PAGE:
We recently came across a Bloomberg article entitled “Best Stocks Liked Least by Analysts Who Missed U.S. Rebound” and it captured the essence of our investment philosophy. The article concludes that the stocks that Wall Street analysts liked least were the ones that did best in this recent economic rebound. Those are the same stocks that were heavily dependent on the economy, and the analyst community felt the economy would remain weak, hence the low stock ratings for cyclical companies. Of course, when the unexpected happened (the economic rebound) they were all proven wrong.
This phenomenon reveals a lot about the psychology of the marketplace and business in general. It seems that no matter how sophisticated our analyses become, humans always remain prone to group thinking. The sharpest minds in finance got it all wrong because they were caught up with current events and extrapolated the present into the future. It was short-sighted. Some publicly-traded businesses were being priced as if bankruptcy was around the corner, even though many had the financial capacity to survive the storm. Value did not seem to matter as much as sentiment on the street (you might also call it panic!).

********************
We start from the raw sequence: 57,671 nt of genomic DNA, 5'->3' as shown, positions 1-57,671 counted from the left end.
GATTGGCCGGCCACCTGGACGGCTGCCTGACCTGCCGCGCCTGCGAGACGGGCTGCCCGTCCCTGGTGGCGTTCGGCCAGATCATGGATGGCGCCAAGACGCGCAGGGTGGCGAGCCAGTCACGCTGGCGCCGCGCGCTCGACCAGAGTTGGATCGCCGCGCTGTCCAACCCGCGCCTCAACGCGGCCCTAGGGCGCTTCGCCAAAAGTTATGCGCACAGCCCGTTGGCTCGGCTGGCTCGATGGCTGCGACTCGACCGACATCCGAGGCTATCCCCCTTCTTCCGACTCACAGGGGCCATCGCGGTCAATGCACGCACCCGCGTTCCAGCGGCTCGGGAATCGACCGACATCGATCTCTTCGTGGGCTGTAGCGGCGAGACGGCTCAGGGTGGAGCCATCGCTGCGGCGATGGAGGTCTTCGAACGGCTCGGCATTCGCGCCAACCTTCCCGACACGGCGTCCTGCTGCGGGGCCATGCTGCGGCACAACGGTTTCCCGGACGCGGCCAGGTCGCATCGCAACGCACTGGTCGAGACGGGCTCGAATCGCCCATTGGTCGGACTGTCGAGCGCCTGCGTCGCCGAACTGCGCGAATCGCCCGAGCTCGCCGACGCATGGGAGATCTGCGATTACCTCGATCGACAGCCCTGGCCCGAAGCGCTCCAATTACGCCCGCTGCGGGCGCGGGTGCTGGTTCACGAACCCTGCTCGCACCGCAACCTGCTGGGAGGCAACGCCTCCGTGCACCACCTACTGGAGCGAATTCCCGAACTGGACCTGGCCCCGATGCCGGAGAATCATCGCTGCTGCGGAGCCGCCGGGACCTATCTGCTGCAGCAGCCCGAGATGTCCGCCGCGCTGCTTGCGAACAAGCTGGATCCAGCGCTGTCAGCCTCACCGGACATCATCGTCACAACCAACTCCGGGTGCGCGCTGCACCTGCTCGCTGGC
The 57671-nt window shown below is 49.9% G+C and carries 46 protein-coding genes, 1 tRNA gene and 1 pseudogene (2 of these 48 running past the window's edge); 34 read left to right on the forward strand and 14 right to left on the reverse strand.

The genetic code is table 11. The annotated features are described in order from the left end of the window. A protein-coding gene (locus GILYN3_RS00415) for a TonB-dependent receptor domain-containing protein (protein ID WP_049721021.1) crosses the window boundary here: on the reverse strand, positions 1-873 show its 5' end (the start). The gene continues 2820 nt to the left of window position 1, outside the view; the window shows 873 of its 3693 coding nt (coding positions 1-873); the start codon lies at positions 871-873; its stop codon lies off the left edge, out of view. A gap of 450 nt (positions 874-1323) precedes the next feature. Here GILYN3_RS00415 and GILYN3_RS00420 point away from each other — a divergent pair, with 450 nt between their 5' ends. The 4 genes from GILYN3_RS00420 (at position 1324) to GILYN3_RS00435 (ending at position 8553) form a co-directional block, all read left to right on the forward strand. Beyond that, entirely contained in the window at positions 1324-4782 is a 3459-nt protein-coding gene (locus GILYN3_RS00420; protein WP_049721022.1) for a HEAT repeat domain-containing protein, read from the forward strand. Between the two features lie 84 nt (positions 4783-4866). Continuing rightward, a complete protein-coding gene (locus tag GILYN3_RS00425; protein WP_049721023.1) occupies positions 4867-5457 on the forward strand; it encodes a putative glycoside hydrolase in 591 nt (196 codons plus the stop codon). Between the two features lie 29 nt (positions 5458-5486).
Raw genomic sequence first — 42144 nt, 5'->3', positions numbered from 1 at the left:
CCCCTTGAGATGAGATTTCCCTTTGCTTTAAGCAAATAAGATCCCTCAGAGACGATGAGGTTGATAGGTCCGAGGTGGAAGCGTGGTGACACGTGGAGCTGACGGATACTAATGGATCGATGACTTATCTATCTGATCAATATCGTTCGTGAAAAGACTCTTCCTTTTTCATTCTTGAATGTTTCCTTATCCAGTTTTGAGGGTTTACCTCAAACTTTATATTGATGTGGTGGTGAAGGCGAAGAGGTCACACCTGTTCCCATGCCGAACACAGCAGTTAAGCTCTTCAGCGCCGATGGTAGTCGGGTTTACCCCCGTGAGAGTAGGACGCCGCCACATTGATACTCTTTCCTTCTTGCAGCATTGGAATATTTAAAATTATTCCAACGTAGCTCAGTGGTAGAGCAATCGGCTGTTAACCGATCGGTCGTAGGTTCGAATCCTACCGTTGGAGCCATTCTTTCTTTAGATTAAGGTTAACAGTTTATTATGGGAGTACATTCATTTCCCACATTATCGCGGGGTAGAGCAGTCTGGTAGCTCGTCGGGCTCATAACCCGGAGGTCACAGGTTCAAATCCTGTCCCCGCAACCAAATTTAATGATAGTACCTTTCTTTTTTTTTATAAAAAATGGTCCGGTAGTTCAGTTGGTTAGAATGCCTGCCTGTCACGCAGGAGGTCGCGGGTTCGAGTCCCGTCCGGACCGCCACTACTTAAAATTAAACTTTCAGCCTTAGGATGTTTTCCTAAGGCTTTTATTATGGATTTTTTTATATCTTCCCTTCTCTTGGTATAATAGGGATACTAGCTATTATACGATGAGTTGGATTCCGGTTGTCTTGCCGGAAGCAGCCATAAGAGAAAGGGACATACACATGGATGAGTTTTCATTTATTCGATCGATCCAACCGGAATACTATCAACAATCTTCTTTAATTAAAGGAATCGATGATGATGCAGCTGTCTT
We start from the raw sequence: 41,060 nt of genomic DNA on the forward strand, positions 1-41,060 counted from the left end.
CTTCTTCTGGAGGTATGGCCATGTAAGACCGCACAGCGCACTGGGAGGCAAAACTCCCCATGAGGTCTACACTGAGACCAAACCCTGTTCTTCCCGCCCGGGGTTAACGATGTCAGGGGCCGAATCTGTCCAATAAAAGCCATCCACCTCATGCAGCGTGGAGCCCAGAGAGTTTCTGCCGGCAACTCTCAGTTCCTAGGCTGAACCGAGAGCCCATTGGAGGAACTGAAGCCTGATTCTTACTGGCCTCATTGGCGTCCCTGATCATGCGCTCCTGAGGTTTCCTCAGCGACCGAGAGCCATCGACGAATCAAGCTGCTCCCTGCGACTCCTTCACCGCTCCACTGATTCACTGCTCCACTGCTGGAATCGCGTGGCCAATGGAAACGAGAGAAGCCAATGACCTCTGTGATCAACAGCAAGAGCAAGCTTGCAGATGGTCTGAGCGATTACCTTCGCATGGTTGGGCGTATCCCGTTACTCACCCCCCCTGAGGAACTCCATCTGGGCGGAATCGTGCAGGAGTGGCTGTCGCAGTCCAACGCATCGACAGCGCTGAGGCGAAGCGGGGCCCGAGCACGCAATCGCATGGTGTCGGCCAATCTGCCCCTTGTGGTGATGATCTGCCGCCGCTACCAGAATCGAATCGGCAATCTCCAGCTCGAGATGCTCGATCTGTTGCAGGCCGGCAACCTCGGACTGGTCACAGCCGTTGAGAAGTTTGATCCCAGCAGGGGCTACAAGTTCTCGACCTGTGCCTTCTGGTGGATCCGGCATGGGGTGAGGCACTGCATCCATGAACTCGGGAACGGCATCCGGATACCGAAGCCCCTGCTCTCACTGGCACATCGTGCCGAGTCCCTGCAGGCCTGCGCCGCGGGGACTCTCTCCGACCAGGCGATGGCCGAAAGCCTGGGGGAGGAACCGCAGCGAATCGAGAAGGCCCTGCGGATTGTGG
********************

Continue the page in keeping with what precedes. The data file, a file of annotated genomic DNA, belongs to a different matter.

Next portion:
Independent thinkers are the best investors. They see the big picture and think long-term. They know that they’ll never perfectly time the market, and what matters is what price you pay for what you get. For this reason Warren Buffett, who has one of history’s best investment track records, keeps his head office in Omaha, Nebraska instead of in New York City. He likes to remove himself from the noise.
The characteristics of good public stock investors also carry over into everyday business practice. Whether you’re thinking of spending marketing dollars, building out a new location, buying out a competitor, purchasing inventory or hiring more people, it is that same independent thinking that will allow you to beat your competitors in the long-run. At Merchant Advance Capital we believe in focusing on the long-term. If you get caught up with what everyone else is doing you may end up hurting yourself. You might be better off locking yourself in a room and fleshing out the costs and benefits of a business decision rather than listening to the herd outside!
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